A Review Of The Kansas Supreme Court’s Decision In Landmark National Bank vs. Kesler
by Larry R. Rothenberg
The Problem with Assignments of Mortgages
As the secondary mortgage market evolved beginning in the 1990’s and large pools of mortgage loans were sold and resold in rapid succession, the cumbersome tasks for the seller to execute and deliver an assignment of each mortgage to the buyer, and the buyer to file each assignment for record in the county where the mortgage was recorded, became overwhelming.
Mortgage lenders and servicers who handled high volumes found it virtually impossible to keep up with the assignment process. Parties attempting to refinance a loan or sell the property struggled to identify the current mortgage holder in order to request a payoff figure. In addition, in foreclosure actions filed by other creditors, summons were served on the last holder of the mortgage as shown in the county records. If the loan had been sold but the assignment was not yet recorded, the lender who had sold the loan and received service of the summons had little or no incentive to respond, resulting in a default judgment and forfeiture of the mortgage.
The MERS Solution
Mortgage Electronic Registration Systems, Inc. (MERS) was created by the mortgage banking industry to streamline the process and resolve the problem. MERS acts as nominee for the lender. When a mortgage is executed or assigned to MERS as nominee for the lender and the mortgage is registered on the MERS system, the burdensome process of executing assignments from the seller to the buyer of the mortgage upon each sale of a loan, became unnecessary. MERS could be accessed or served with a summons, and it would direct the inquiry or the summons to the current owner of the loan for handling.
Challenge in Kansas
Over the years, Court challenges were raised as to the efficacy of the MERS concept. MERS was successful in validating its system in such cases in many states. However, on August 28, 2009, the Kansas Supreme Court, in Landmark National Bank v. Kesler, case no. 98,489, dealt a blow to the MERS concept.
Landmark, the plaintiff in the case, held the first mortgage and filed the foreclosure. The second mortgage was to “MERS as nominee for Millennia Mortgage Corp.” According to the Court’s decision, the second mortgage was apparently assigned and the original note was delivered to the buyer, Sovereign, but no assignment of the mortgage was filed for record.
Landmark’s foreclosure complaint named the borrower and Millennia as defendants. When neither filed an answer, a default judgment was rendered against them. The property was sold at a sheriff’s sale to a third-party purchaser for an amount in excess of the amount due on Landmark’s mortgage. Landmark filed a motion to confirm the sale and on the same day, Sovereign filed an answer, a motion to set aside or vacate the default judgment, and an objection to confirmation of the sale, arguing that MERS rather than Millennia should have been named as a party and Sovereign had not received notice of the proceedings. MERS subsequently filed a motion to intervene and a motion joining Sovereign’s motion to vacate the default judgment and objection to confirmation of the sheriff’s sale. The Trial Court denied both Sovereign’s and MERS’ motions and the Court of Appeals affirmed the decision. Sovereign and MERS then appealed the case to the Kansas Supreme Court.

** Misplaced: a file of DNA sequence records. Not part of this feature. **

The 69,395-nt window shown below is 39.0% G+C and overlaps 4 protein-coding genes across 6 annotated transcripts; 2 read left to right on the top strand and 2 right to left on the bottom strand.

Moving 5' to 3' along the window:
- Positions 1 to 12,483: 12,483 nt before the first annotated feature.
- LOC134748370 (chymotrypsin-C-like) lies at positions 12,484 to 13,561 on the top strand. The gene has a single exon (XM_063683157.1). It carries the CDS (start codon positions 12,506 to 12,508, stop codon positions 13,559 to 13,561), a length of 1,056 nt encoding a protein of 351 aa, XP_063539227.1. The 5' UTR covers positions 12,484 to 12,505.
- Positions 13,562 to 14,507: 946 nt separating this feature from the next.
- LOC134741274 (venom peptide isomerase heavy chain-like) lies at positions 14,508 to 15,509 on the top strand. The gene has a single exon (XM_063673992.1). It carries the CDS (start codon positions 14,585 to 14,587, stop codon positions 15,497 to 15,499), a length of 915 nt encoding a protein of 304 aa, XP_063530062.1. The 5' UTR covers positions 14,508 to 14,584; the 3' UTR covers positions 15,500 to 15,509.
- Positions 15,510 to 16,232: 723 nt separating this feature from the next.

The Kansas Supreme Court’s Holding
The Kansas Supreme Court’s holding rested on its analysis of whether MERS had a meritorious claim or defense to present if it had been named as a defendant. The Court focused on the meaning of “nominee for the lender” as used in the mortgage. Because MERS had not lent the money to the borrower and was not a party entitled to collect under the note or to receive the proceeds of a sheriff’s sale, nor did it demonstrate that it had a tangible interest in the mortgage, the Court found that MERS did not have an interest in the property that was impaired by the default judgment. Hence, according to the Court, the outcome of the case would have been no different if MERS had been named as a party, and therefore, there was no reason to grant its motion.
The American Land Title Association filed an Amicus Brief, explaining that MERS provides a cost-efficient method of tracking mortgage transactions without the complications of county-by-county registration and title searches, thus modernizing an archaic system. However, the Court stated that while this may be true, the MERS system introduces its own problems and complications such as obscuring the identity of the current owner of the note and mortgage, after the loan has been sold.
The Kansas Supreme Court’s ruling against the MERS concept is obviously problematic for mortgages in Kansas, where the mortgagee or assignee is named as “MERS as nominee for the lender.” A motion for “rehearing/modification” was filed on September 17, 2009, and remains pending. It remains to be seen whether other states will adopt the Kansas Supreme Court’s reasoning.
We will keep you advised of further developments with regard to this issue. For a complete copy of the Court’s decision, go here.
If you have any questions on this information, please contact Mr. Larry R. Rothenberg, Esq. Larry is the partner-in-charge of the Cleveland real estate and foreclosure department of Weltman, Weinberg & Reis Co., L.P.A. He is the author of the Ohio Jurisdictional Section contained within the treatise, “The Law of Distressed Real Estate”, published by The West Group. The firm handles foreclosures and related litigation throughout Ohio, Kentucky, Indiana, Illinois, Pennsylvania and Michigan. Larry can be reached at (216) 685-1135 or via e-mail at email@example.com.